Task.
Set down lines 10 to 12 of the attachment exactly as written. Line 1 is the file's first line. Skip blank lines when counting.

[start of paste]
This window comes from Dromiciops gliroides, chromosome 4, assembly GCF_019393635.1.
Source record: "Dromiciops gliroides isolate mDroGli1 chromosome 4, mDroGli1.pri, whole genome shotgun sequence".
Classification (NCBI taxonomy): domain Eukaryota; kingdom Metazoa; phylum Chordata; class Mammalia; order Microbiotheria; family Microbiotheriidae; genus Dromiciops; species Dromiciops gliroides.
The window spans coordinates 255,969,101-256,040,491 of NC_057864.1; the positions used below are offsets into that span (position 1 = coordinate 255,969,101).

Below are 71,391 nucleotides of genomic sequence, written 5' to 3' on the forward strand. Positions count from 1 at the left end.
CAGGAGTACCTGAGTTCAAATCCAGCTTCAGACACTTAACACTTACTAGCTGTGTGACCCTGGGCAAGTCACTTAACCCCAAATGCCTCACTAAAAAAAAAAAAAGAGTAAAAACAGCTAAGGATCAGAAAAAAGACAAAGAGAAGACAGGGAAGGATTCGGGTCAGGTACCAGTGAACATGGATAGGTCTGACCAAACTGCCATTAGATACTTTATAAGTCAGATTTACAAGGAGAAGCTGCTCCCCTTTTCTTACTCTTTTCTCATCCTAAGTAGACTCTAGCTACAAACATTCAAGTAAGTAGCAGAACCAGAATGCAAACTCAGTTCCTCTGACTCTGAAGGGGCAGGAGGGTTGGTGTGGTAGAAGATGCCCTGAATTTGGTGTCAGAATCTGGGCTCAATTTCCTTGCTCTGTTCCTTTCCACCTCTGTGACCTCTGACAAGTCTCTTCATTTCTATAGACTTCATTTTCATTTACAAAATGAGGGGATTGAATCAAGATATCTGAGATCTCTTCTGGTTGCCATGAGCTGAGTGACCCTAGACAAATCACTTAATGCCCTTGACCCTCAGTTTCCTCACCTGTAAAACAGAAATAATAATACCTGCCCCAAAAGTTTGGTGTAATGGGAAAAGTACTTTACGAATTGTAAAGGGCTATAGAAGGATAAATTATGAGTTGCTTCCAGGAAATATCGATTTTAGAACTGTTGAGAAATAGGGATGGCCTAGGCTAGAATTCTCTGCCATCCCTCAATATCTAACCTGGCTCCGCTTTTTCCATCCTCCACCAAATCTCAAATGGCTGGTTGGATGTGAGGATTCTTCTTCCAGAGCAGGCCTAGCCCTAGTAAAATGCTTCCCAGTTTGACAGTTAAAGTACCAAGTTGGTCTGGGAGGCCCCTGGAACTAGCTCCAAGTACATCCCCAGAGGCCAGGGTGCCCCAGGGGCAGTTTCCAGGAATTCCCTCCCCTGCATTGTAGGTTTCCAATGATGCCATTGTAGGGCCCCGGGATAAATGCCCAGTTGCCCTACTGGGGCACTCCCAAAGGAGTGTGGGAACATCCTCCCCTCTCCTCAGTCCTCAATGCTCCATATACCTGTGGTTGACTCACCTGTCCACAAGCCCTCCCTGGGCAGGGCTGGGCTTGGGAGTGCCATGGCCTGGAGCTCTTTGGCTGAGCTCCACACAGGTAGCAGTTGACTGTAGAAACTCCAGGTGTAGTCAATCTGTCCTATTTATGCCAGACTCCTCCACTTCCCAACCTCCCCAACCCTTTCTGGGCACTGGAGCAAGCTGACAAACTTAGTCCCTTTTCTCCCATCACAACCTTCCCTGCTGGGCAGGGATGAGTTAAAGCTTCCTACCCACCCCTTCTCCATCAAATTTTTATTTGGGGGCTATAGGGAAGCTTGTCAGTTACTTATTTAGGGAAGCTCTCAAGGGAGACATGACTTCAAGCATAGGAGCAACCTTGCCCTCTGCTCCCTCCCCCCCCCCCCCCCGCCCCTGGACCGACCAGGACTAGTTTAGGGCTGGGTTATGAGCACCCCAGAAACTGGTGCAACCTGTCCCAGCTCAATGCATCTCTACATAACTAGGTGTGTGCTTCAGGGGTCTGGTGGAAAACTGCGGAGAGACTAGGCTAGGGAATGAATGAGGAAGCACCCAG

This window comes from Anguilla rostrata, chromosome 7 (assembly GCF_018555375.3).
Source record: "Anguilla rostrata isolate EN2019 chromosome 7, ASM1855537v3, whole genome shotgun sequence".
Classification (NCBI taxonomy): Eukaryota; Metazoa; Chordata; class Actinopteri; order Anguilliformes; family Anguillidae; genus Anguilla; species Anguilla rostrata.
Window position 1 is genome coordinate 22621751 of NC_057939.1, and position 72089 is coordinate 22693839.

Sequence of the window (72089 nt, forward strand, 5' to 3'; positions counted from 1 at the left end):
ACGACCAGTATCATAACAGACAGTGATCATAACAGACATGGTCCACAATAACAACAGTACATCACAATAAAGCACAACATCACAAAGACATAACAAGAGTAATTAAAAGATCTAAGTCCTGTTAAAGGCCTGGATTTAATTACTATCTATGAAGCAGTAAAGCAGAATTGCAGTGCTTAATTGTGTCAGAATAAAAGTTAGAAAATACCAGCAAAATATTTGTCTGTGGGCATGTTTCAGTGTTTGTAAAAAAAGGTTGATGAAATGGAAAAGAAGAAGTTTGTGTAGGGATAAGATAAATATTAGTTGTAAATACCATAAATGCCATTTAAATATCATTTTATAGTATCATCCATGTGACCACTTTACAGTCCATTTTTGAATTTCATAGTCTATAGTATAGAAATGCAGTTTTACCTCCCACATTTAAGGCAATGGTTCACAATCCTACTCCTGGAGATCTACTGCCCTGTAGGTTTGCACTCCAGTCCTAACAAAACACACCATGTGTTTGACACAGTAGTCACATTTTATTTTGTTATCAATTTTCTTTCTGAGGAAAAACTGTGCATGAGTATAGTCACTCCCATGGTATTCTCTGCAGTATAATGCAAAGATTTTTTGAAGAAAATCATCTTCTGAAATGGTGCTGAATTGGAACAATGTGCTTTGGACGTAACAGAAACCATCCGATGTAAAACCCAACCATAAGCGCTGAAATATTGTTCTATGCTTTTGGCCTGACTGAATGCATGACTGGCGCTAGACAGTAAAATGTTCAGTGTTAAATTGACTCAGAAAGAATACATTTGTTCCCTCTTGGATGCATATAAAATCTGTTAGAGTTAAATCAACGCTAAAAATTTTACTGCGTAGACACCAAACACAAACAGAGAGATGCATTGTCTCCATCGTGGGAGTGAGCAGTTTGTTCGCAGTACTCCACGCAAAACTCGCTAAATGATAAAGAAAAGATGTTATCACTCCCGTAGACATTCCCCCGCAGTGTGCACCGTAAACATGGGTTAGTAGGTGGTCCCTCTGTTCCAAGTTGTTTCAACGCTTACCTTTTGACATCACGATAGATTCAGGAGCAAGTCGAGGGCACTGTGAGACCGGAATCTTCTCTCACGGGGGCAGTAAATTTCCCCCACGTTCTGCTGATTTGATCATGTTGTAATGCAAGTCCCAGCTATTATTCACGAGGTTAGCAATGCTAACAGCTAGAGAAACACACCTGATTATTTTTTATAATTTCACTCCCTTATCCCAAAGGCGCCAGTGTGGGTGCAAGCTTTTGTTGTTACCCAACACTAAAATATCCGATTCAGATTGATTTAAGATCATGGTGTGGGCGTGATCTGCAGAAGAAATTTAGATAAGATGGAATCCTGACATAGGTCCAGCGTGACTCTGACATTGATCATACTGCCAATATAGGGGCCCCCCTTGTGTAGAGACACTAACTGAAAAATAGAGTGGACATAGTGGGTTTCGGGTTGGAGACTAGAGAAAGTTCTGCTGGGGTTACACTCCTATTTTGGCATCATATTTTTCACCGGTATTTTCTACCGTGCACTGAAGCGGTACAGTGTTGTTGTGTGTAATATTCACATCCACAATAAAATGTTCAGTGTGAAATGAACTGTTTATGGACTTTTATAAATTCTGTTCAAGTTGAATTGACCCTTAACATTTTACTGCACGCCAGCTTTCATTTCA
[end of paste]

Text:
Window position 1 is genome coordinate 22621751 of NC_057939.1, and position 72089 is coordinate 22693839.

Sequence of the window (72089 nt, forward strand, 5' to 3'; positions counted from 1 at the left end):
ACGACCAGTATCATAACAGACAGTGATCATAACAGACATGGTCCACAATAACAACAGTACATCACAATAAAGCACAACATCACAAAGACATAACAAGAGTAATTAAAAGATCTAAGTCCTGTTAAAGGCCTGGATTTAATTACTATCTATGAAGCAGTAAAGCAGAATTGCAGTGCTTAATTGTGTCAGAATAAAAGTTAGAAAATACCAGCAAAATATTTGTCTGTGGGCATGTTTCAGTGTTTGTAAAAAAAGGTTGATGAAATGGAAAAGAAGAAGTTTGTGTAGGGATAAGATAAATATTAGTTGTAAATACCATAAATGCCATTTAAATATCATTTTATAGTATCATCCATGTGACCACTTTACAGTCCATTTTTGAATTTCATAGTCTATAGTATAGAAATGCAGTTTTACCTCCCACATTTAAGGCAATGGTTCACAATCCTACTCCTGGAGATCTACTGCCCTGTAGGTTTGCACTCCAGTCCTAACAAAACACACCATGTGTTTGACACAGTAGTCACATTTTATTTTGTTATCAATTTTCTTTCTGAGGAAAAACTGTGCATGAGTATAGTCACTCCCATGGTATTCTCTGCAGTATAATGCAAAGATTTTTTGAAGAAAATCATCTTCTGAAATGGTGCTGAATTGGAACAATGTGCTTTGGACGTAACAGAAACCATCCGATGTAAAACCCAACCATAAGCGCTGAAATATTGTTCTATGCTTTTGGCCTGACTGAATGCATGACTGGCGCTAGACAGTAAAATGTTCAGTGTTAAATTGACTCAGAAAGAATACATTTGTTCCCTCTTGGATGCATATAAAATCTGTTAGAGTTAAATCAACGCTAAAAATTTTACTGCGTAGACACCAAACACAAACAGAGAGATGCATTGTCTCCATCGTGGGAGTGAGCAGTTTGTTCGCAGTACTCCACGCAAAACTCGCTAAATGATAAAGAAAAGATGTTATCACTCCCGTAGACATTCCCCCGCAGTGTGCACCGTAAACATGGGTTAGTAGGTGGTCCCTCTGTTCCAAGTTGTTTCAACGCTTACCTTTTGACATCACGATAGATTCAGGAGCAAGTCGAGGGCACTGTGAGACCGGAATCTTCTCTCACGGGGGCAGTAAATTTCCCCCACGTTCTGCTGATTTGATCATGTTGTAATGCAAGTCCCAGCTATTATTCACGAGGTTAGCAATGCTAACAGCTAGAGAAACACACCTGATTATTTTTTATAATTTCACTCCCTTATCCCAAAGGCGCCAGTGTGGGTGCAAGCTTTTGTTGTTACCCAACACTAAAATATCCGATTCAGATTGATTTAAGATCATGGTGTGGGCGTGATCTGCAGAAGAAATTTAGATAAGATGGAATCCTGACATAGGTCCAGCGTGACTCTGACATTGATCATACTGCCAATATAGGGGCCCCCCTTGTGTAGAGACACTAACTGAAAAATAGAGTGGACATAGTGGGTTTCGGGTTGGAGACTAGAGAAAGTTCTGCTGGGGTTACACTCCTATTTTGGCATCATATTTTTCACCGGTATTTTCTACCGTGCACTGAAGCGGTACAGTGTTGTTGTGTGTAATATTCACATCCACAATAAAATGTTCAGTGTGAAATGAACTGTTTATGGACTTTTATAAATTCTGTTCAAGTTGAATTGACCCTTAACATTTTACTGCACGCCAGCTTTCATTTCA